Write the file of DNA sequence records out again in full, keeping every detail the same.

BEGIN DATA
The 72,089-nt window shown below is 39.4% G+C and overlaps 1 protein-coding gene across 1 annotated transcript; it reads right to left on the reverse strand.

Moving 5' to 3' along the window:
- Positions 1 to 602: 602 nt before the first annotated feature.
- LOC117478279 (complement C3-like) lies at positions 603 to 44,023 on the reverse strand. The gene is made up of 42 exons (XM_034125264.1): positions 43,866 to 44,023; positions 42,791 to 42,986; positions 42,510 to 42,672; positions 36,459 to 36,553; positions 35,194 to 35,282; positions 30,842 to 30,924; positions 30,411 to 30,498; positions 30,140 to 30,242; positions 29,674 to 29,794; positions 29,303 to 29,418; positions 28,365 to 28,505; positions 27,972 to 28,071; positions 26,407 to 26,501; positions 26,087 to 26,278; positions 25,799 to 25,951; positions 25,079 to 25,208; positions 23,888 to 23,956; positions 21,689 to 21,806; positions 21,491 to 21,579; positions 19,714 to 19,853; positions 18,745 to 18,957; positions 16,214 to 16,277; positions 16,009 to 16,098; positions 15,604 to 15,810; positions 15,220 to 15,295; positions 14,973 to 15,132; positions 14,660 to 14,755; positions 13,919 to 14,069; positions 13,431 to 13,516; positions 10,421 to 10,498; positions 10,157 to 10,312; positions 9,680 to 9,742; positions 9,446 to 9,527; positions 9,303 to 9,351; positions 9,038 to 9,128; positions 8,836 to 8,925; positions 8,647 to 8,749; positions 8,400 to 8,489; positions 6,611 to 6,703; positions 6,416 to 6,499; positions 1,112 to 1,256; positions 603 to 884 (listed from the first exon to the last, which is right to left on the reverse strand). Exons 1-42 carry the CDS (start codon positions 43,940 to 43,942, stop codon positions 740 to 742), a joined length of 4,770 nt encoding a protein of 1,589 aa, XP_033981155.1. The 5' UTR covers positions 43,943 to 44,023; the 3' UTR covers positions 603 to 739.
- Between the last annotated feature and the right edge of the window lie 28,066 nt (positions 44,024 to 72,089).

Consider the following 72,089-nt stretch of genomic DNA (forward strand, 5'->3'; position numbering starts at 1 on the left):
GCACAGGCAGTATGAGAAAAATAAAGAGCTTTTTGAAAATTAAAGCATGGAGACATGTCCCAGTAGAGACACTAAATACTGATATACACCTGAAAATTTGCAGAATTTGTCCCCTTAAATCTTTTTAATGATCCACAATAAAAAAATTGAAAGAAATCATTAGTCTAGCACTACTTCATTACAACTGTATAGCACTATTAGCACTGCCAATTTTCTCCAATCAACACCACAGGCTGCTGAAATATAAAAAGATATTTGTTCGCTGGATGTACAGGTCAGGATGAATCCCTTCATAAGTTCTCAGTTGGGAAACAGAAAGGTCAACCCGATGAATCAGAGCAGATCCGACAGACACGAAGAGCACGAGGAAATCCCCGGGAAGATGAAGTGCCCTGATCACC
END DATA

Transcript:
The 72,089-nt window shown below is 39.4% G+C and overlaps 1 protein-coding gene across 1 annotated transcript; it reads right to left on the reverse strand.

Moving 5' to 3' along the window:
- Positions 1 to 602: 602 nt before the first annotated feature.
- LOC117478279 (complement C3-like) lies at positions 603 to 44,023 on the reverse strand. The gene is made up of 42 exons (XM_034125264.1): positions 43,866 to 44,023; positions 42,791 to 42,986; positions 42,510 to 42,672; positions 36,459 to 36,553; positions 35,194 to 35,282; positions 30,842 to 30,924; positions 30,411 to 30,498; positions 30,140 to 30,242; positions 29,674 to 29,794; positions 29,303 to 29,418; positions 28,365 to 28,505; positions 27,972 to 28,071; positions 26,407 to 26,501; positions 26,087 to 26,278; positions 25,799 to 25,951; positions 25,079 to 25,208; positions 23,888 to 23,956; positions 21,689 to 21,806; positions 21,491 to 21,579; positions 19,714 to 19,853; positions 18,745 to 18,957; positions 16,214 to 16,277; positions 16,009 to 16,098; positions 15,604 to 15,810; positions 15,220 to 15,295; positions 14,973 to 15,132; positions 14,660 to 14,755; positions 13,919 to 14,069; positions 13,431 to 13,516; positions 10,421 to 10,498; positions 10,157 to 10,312; positions 9,680 to 9,742; positions 9,446 to 9,527; positions 9,303 to 9,351; positions 9,038 to 9,128; positions 8,836 to 8,925; positions 8,647 to 8,749; positions 8,400 to 8,489; positions 6,611 to 6,703; positions 6,416 to 6,499; positions 1,112 to 1,256; positions 603 to 884 (listed from the first exon to the last, which is right to left on the reverse strand). Exons 1-42 carry the CDS (start codon positions 43,940 to 43,942, stop codon positions 740 to 742), a joined length of 4,770 nt encoding a protein of 1,589 aa, XP_033981155.1. The 5' UTR covers positions 43,943 to 44,023; the 3' UTR covers positions 603 to 739.
- Between the last annotated feature and the right edge of the window lie 28,066 nt (positions 44,024 to 72,089).

Consider the following 72,089-nt stretch of genomic DNA (forward strand, 5'->3'; position numbering starts at 1 on the left):
GCACAGGCAGTATGAGAAAAATAAAGAGCTTTTTGAAAATTAAAGCATGGAGACATGTCCCAGTAGAGACACTAAATACTGATATACACCTGAAAATTTGCAGAATTTGTCCCCTTAAATCTTTTTAATGATCCACAATAAAAAAATTGAAAGAAATCATTAGTCTAGCACTACTTCATTACAACTGTATAGCACTATTAGCACTGCCAATTTTCTCCAATCAACACCACAGGCTGCTGAAATATAAAAAGATATTTGTTCGCTGGATGTACAGGTCAGGATGAATCCCTTCATAAGTTCTCAGTTGGGAAACAGAAAGGTCAACCCGATGAATCAGAGCAGATCCGACAGACACGAAGAGCACGAGGAAATCCCCGGGAAGATGAAGTGCCCTGATCACC